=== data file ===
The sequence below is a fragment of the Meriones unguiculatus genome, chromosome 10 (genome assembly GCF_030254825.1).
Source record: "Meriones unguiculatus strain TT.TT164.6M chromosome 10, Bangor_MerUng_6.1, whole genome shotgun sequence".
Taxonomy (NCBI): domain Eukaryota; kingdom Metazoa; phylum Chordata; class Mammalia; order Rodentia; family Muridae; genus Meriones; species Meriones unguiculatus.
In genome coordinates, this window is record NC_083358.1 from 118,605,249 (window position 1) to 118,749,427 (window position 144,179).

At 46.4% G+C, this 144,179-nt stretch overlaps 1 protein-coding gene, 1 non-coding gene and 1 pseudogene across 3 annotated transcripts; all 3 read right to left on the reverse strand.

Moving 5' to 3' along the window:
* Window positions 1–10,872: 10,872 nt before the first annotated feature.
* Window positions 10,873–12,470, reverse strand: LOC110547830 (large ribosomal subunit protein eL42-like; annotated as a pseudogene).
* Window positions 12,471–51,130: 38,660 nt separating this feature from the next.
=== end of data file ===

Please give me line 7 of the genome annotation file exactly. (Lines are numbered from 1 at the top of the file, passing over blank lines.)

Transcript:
* Window positions 1–10,872: 10,872 nt before the first annotated feature.